In this clinical trial, we aimed to compare three means of performing chronic hemodialysis in patients with contra-indication to systemic heparinization.
This open-label monocentric randomized « n-of-one » trial, conducted in a single tertiary care center, recruited chronic hemodialysis patients with a contra-indication to systemic heparinization for at least 3 consecutive sessions. All patients underwent hemodialysis with an AN69ST dialyzer, and were administered three alternative dialysis procedures in a random sequence: intermittent saline flushes, constant saline infusion, or pre-dialysis heparin coating of the membrane. The primary outcome was the need to interrupt the dialysis session because of clotting events due to either (i) a complete coagulation of the circuit; (ii) a partial coagulation of the circuit; (iii) a>50% rise over baseline in the venous pressure.
At the end of the inclusion period (May, 2007 to December, 2008), the number of patients to include (n = 75) was not reached: only 46 patients were included and underwent randomization. The study was terminated, and statistical analysis took into account 224 hemodialysis sessions performed in 44 patients with analyzable data. Heparin adsorption was associated with a significant reduction of the need to interrupt the dialysis session because of clotting events: odds ratio 0.3 (CI 95% 0.2 to 0.6; p<0.001, versus intermittent saline flushes). Heparin adsorption was also associated with higher odds for performing >3 h dialysis sessions and for having complete blood restitution. There were no significant effects of the dialysis procedure on weight loss, online ionic dialysance, and adverse events.
Heparin-coated AN69ST dialysis membrane is a safe and effective method to avoid or delay per-dialytic clotting events in patients with contra-indication to systemic anticoagulation. However, results are not generalizable safely to patients with active bleeding, since weak heparinemia, not assessed in this study, may occur.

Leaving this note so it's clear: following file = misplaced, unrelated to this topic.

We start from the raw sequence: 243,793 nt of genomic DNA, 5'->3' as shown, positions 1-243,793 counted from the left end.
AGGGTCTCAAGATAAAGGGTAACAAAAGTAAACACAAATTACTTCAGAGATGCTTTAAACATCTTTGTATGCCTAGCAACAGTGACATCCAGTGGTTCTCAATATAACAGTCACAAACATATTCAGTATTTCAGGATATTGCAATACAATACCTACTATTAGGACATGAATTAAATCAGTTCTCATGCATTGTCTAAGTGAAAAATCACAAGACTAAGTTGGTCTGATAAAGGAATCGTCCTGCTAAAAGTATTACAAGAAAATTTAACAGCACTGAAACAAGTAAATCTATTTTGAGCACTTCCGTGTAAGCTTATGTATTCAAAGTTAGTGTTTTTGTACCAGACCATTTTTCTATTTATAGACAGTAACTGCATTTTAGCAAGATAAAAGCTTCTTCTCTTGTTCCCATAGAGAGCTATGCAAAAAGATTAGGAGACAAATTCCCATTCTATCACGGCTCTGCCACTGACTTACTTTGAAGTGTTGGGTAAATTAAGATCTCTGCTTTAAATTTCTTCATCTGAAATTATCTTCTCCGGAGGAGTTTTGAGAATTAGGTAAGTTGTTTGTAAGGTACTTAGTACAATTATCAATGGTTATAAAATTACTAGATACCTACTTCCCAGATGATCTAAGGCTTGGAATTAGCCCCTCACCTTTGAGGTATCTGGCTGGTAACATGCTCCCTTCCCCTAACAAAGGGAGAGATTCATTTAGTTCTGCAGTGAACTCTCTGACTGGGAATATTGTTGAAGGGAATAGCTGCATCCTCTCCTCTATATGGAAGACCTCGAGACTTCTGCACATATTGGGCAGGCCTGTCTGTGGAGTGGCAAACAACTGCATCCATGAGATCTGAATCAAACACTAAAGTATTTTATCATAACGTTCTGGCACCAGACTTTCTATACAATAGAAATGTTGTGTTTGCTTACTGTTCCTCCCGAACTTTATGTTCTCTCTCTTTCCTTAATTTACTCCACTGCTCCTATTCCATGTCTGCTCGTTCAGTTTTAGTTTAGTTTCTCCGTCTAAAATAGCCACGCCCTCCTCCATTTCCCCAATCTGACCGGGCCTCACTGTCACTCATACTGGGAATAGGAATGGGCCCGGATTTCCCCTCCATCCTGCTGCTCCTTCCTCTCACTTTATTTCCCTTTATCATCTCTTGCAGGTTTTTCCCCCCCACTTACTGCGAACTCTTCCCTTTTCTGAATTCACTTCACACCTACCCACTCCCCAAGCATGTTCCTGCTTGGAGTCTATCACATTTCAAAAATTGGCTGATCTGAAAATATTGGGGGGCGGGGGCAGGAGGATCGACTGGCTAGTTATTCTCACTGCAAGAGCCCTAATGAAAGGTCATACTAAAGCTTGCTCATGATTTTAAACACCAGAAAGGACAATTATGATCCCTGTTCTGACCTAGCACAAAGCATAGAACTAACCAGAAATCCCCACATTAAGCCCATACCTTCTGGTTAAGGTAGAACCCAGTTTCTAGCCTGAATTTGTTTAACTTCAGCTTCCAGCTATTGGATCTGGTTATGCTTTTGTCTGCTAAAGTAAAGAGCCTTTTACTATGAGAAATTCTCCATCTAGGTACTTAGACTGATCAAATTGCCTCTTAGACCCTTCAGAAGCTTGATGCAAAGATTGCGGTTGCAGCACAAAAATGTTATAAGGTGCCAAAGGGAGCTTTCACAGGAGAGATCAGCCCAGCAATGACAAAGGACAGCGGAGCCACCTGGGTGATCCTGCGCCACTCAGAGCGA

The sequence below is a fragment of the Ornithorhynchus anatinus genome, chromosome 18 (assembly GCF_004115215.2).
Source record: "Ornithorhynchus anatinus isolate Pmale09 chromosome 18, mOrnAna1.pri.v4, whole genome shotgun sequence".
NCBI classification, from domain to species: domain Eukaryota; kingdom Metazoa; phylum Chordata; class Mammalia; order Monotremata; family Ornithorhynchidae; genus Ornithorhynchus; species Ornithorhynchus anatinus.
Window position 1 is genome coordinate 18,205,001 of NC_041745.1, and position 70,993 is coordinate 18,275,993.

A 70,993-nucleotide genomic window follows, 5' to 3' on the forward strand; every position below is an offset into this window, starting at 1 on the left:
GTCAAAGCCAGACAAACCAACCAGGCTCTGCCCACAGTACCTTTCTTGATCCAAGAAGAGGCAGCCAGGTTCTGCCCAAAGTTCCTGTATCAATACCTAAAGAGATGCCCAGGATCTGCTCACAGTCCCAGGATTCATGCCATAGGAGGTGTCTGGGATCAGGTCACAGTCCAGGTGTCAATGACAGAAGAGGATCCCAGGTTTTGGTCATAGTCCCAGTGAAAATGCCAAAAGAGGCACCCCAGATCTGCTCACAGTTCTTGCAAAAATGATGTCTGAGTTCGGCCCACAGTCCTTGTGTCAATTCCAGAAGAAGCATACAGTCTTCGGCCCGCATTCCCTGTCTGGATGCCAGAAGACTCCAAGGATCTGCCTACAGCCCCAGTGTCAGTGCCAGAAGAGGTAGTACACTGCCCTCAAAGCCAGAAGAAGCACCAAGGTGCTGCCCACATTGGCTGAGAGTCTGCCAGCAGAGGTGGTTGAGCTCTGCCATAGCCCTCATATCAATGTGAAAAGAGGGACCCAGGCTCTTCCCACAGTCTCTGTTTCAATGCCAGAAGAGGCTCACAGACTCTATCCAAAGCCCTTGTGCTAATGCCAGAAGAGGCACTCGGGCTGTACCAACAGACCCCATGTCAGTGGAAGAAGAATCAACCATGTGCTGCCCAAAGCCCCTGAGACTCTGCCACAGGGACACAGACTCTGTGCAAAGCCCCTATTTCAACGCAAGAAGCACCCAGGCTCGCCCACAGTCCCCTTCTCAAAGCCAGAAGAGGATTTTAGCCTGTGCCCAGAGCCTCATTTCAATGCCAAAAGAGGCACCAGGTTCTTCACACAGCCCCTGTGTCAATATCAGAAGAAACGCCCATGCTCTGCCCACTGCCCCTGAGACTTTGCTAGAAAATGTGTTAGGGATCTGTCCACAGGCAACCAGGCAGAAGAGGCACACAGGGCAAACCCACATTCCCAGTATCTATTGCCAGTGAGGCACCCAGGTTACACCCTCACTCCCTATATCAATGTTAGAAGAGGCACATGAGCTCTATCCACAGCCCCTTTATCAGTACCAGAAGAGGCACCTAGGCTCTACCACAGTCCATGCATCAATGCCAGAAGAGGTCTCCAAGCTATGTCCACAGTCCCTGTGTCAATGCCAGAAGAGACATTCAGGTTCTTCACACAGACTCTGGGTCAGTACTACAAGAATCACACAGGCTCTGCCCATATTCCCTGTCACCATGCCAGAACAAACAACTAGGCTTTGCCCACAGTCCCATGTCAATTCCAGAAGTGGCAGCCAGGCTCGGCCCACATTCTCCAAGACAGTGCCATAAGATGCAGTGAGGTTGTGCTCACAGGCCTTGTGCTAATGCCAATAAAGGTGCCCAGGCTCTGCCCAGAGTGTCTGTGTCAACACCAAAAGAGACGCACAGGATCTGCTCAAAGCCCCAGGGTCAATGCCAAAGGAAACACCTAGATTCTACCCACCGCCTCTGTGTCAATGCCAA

Citation: Guéry B, Alberti C, Servais A, Harrami E, Bererhi L, Zins B, et al. (2014) Hemodialysis without Systemic Anticoagulation: A Prospective Randomized Trial to Evaluate 3 Strategies in Patients at Risk of Bleeding. PLoS ONE 9(5): e97187. https://doi.org/10.1371/journal.pone.0097187
Editor: Hugo ten Cate, Maastricht University Medical Center, Netherlands
Received: December 18, 2013; Accepted: April 13, 2014; Published: May 13, 2014
Copyright: © 2014 Guéry et al. This is an open-access article distributed under the terms of the Creative Commons Attribution License, which permits unrestricted use, distribution, and reproduction in any medium, provided the original author and source are credited.
Funding: This work was supported by a research grant from the Département à la Recherche Clinique et au Développement, Assistance Publique–Hôpitaux de Paris, which was also the sponsor of the study (CRC 05 032), and AURA (Association pour l’Utilisation du Rein Artificiel). The funders had no role in study design, data collection and analysis, decision to publish, or preparation of the manuscript.
Competing interests: The authors have declared that no competing interests exist.
Heparin, either unfractionated or fractionated, is commonly administered during hemodialysis sessions to prevent clotting events in the extracorporeal circuit –. This systemic anticoagulation is however contra-indicated in patients at high risk of bleeding. In these challenging cases, a variety of methods have been proposed7. Regional heparin/protamine , regional citrate/calcium – and prostacyclin ,  are efficient but their use was limited by technical difficulties or clinical complications. Conversely, intermittent saline flushes (ISS) and constant saline infusion (CSI) of the circuit were described as simple and safe techniques to reduce clotting , ,  and are widely used use in daily practice. Finally, the AN69ST membrane (polyacrylonitrile surface, modified by a polyethyleneimine layer) allows stable binding of unfractionated heparin . Heparin coating of the AN69ST membrane produces a local antithrombogenic action which may help perform in some selected patients regular dialysis sessions without systemic heparinization , . However, the benefits of this technique remained to be established in a comparative trial, especially in patients at risk of bleeding.